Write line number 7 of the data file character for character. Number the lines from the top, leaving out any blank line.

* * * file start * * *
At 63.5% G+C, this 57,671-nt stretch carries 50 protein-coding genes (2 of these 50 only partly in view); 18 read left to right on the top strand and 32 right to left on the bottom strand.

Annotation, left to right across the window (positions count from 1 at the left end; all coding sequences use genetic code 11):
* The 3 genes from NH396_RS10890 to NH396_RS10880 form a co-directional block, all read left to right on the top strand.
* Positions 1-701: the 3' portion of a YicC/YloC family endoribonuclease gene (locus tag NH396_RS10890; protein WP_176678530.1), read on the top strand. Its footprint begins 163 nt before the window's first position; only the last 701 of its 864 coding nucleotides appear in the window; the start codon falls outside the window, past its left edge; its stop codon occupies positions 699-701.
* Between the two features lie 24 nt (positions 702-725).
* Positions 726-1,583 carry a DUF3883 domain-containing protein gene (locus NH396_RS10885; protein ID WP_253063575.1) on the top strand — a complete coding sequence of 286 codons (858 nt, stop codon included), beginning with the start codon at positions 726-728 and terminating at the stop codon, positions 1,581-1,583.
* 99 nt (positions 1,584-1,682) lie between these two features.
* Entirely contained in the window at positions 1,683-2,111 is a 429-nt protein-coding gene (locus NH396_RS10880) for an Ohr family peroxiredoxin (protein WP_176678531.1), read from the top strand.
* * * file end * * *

* 99 nt (positions 1,584-1,682) lie between these two features.